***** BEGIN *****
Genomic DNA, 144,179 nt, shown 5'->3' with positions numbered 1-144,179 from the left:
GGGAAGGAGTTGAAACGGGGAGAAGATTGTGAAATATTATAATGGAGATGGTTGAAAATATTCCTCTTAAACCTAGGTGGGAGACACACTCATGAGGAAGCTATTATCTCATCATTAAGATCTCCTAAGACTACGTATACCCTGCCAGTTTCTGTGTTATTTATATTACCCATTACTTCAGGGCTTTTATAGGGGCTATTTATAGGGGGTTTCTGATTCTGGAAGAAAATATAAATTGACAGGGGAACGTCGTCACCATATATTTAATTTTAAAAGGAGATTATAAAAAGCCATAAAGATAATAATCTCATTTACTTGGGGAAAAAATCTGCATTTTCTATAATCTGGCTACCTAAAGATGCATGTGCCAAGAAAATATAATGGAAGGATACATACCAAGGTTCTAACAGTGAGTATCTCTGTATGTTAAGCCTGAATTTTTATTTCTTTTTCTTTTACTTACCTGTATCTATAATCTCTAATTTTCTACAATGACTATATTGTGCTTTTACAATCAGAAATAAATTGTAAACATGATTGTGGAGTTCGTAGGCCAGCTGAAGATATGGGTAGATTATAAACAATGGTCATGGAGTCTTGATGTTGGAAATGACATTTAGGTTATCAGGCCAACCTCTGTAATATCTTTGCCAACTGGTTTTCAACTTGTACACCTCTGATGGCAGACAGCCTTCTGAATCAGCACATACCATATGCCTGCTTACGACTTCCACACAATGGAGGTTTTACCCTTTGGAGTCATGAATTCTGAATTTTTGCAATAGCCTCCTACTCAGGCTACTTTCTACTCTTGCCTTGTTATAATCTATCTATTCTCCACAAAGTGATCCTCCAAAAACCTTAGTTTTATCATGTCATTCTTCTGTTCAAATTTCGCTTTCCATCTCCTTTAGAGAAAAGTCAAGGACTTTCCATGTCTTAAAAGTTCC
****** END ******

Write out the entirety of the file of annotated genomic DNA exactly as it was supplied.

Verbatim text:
Genomic DNA, 144,179 nt, shown 5'->3' with positions numbered 1-144,179 from the left:
GGGAAGGAGTTGAAACGGGGAGAAGATTGTGAAATATTATAATGGAGATGGTTGAAAATATTCCTCTTAAACCTAGGTGGGAGACACACTCATGAGGAAGCTATTATCTCATCATTAAGATCTCCTAAGACTACGTATACCCTGCCAGTTTCTGTGTTATTTATATTACCCATTACTTCAGGGCTTTTATAGGGGCTATTTATAGGGGGTTTCTGATTCTGGAAGAAAATATAAATTGACAGGGGAACGTCGTCACCATATATTTAATTTTAAAAGGAGATTATAAAAAGCCATAAAGATAATAATCTCATTTACTTGGGGAAAAAATCTGCATTTTCTATAATCTGGCTACCTAAAGATGCATGTGCCAAGAAAATATAATGGAAGGATACATACCAAGGTTCTAACAGTGAGTATCTCTGTATGTTAAGCCTGAATTTTTATTTCTTTTTCTTTTACTTACCTGTATCTATAATCTCTAATTTTCTACAATGACTATATTGTGCTTTTACAATCAGAAATAAATTGTAAACATGATTGTGGAGTTCGTAGGCCAGCTGAAGATATGGGTAGATTATAAACAATGGTCATGGAGTCTTGATGTTGGAAATGACATTTAGGTTATCAGGCCAACCTCTGTAATATCTTTGCCAACTGGTTTTCAACTTGTACACCTCTGATGGCAGACAGCCTTCTGAATCAGCACATACCATATGCCTGCTTACGACTTCCACACAATGGAGGTTTTACCCTTTGGAGTCATGAATTCTGAATTTTTGCAATAGCCTCCTACTCAGGCTACTTTCTACTCTTGCCTTGTTATAATCTATCTATTCTCCACAAAGTGATCCTCCAAAAACCTTAGTTTTATCATGTCATTCTTCTGTTCAAATTTCGCTTTCCATCTCCTTTAGAGAAAAGTCAAGGACTTTCCATGTCTTAAAAGTTCC